For the first quarter of 2018, the S&P 500 Index finished down 0.75%, broad foreign markets (EAFE Index) were down 1.5%, and US bonds (Barclays Aggregate Index) lost 1.5%. Most of this giveback was focused on large companies with international exposure (i.e. tariff related). US small-caps finished unchanged and emerging markets were +1.4%. Suffering the most were interest rate-sensitive sectors and the assets we have warned about most; bonds and high dividend stocks. Once again there was wide disparity as the growth discipline outperformed the value discipline across companies of all sizes.
Seeing better valuations and opportunities, in the past week we’ve reduced our US equity exposure and increased foreign exposure, particularly in emerging markets. Emerging markets offer the best values of any major asset class and until last year underperformed the US for five straight years. With a growing global economy and weak US Dollar, they enjoy the best possible backdrop going forward and offer significant upside potential.
We maintained our overweighting of Consumer Discretionary, Technology, Financials, Industrials, and the Health Care sectors. Once again, they were the best performing sectors of the quarter. We have long avoided the most overpriced and rate sensitive sectors, (Utilities, Consumer Staples and Telecom) each of which were down 6% - 7.5% for the quarter.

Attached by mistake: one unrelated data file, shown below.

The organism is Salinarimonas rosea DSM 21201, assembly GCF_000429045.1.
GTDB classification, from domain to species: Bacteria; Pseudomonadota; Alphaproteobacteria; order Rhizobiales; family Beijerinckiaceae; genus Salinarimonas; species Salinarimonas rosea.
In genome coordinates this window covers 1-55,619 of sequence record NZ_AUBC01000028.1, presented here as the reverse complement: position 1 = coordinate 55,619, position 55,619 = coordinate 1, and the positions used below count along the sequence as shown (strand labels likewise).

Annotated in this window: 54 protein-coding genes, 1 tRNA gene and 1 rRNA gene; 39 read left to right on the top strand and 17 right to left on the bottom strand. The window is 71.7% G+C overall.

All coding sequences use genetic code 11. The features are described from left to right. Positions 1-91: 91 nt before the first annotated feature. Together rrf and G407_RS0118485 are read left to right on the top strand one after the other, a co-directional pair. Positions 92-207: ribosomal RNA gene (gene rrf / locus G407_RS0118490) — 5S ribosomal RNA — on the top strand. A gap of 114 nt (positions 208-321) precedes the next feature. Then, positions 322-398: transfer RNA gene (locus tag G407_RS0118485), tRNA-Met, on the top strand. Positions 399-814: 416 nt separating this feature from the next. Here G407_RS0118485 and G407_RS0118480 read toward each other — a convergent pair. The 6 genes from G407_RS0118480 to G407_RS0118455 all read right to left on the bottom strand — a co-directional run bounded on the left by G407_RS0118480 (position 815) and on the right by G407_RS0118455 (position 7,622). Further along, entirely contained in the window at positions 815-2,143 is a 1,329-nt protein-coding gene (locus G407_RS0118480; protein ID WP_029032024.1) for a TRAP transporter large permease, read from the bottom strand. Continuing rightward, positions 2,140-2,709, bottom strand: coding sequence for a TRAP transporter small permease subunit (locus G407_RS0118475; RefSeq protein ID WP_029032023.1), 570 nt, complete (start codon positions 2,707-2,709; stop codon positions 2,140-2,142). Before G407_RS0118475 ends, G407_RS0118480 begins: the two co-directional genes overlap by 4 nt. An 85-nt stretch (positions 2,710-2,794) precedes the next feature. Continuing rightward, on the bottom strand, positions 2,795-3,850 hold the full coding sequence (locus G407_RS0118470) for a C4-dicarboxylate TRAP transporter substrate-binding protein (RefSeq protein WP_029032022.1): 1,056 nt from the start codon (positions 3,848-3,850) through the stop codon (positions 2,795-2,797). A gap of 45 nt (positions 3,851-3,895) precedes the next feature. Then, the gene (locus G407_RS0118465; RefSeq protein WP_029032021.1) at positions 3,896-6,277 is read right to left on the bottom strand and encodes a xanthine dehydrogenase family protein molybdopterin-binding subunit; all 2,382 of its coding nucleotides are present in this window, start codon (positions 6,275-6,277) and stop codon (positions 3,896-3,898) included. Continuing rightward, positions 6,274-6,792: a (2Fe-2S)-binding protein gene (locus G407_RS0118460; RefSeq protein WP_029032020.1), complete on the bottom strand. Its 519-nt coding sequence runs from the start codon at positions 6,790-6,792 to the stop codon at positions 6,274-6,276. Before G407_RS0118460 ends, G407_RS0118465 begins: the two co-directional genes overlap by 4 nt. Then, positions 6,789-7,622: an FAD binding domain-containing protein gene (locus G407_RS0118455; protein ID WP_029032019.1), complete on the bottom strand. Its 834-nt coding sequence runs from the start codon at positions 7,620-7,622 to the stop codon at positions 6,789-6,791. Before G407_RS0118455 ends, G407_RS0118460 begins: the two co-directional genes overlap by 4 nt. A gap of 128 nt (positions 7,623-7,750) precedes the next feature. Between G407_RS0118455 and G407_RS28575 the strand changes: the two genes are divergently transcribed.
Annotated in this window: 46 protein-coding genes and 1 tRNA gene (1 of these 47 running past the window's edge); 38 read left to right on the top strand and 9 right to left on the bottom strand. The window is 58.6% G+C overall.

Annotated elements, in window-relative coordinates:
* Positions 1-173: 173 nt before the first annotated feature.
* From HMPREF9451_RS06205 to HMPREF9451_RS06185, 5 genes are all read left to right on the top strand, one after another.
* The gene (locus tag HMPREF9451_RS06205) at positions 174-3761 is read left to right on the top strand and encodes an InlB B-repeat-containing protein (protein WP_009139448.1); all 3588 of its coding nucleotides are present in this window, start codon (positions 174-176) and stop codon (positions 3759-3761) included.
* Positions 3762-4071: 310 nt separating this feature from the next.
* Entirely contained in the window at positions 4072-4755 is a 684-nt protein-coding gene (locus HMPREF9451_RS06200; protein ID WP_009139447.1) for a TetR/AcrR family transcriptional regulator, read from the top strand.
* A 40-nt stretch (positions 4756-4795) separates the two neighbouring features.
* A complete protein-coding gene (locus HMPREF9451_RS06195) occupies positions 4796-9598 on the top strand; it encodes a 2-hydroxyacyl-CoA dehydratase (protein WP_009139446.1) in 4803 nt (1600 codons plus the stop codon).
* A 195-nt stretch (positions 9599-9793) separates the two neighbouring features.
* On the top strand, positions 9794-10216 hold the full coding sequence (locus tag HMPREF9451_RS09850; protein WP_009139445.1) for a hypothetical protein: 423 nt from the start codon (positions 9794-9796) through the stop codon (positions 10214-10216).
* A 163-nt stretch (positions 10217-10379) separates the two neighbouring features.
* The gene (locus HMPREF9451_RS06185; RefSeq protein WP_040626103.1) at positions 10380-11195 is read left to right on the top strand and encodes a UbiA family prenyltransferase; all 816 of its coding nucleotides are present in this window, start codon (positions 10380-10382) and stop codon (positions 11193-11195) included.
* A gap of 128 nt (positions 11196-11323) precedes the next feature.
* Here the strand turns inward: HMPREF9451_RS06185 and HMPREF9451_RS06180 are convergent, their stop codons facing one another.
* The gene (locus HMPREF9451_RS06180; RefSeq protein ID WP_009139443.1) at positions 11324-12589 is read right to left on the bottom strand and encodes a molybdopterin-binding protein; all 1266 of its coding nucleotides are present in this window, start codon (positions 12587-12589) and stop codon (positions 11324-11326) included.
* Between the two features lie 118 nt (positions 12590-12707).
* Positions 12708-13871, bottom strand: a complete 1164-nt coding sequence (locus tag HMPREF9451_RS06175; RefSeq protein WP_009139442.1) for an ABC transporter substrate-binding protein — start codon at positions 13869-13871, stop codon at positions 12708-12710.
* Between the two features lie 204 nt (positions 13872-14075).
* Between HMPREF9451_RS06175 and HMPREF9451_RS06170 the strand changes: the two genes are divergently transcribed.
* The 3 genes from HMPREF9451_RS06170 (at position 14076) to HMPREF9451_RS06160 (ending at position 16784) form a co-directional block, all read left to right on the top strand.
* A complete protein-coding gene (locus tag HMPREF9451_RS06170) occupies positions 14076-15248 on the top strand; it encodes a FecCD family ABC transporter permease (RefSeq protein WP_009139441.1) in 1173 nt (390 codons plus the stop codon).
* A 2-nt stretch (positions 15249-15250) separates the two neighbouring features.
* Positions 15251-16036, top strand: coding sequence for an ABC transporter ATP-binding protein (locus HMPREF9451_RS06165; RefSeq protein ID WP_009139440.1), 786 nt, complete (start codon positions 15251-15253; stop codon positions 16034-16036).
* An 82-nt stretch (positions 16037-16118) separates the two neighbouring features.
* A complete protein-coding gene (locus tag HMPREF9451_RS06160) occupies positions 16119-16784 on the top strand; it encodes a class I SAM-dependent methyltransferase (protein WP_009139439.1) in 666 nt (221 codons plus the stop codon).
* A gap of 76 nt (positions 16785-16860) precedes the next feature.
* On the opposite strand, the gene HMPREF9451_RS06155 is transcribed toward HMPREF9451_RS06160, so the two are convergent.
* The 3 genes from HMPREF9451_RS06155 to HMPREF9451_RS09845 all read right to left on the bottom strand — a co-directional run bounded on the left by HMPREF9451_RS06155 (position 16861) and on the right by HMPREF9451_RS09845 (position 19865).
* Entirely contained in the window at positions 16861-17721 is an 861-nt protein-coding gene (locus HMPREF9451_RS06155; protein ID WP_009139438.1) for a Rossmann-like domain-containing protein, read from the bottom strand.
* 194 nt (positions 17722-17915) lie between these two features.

Each of our clients has a unique blend of various Integras Strategies. In January we took the opportunity to rebalance for clients taking monthly income to ensure an optimal amount invested in our most conservative Liquid Assets Strategy. Not attempting to time a correction, our moves turned out quite fortuitous as just days later the correction began. In our planning and investment process, aligning assets with needed cash flow timeframes is the first order of operation. Unless client short-term needs require conservative assets, we intend to remain invested given the many positives in the global investment environment.
Economy and Markets
This will be the first quarter of earnings reflecting the new lower corporate tax rates. Forecasts indicate the highest earnings growth since 2009 – depending upon the source, up between 15% to 20%. Since 1990 there have been eleven years when earnings growth was above 10%. The market finished higher every year, with an average gain of 15%. Additionally, due to the new tax laws, US business surveys indicate capital expenditures (CAPEX: factory expansions, property and equipment, etc.) will increase over 10% - the highest level since 2004 and an additional boost to economic growth. This year could be different, but we expect to end 2018 solidly in the black. Should earnings fail to live up to these expectations, we’ll likely see continued short-term weakness in equity markets.
Going into 2019 however, the sledding gets tougher. It will be difficult to surpass this year’s earnings growth and with higher wages and interest rates, margin growth will likely compress. At the same time, 2019/2020 will see a wave of corporate bonds mature. These bonds must either be refinanced at higher rates or paid off, which is unlikely. Growing interest expenses will further compress profits. While this is not currently actionable we are acutely watching for early signs of the next recession on the horizon.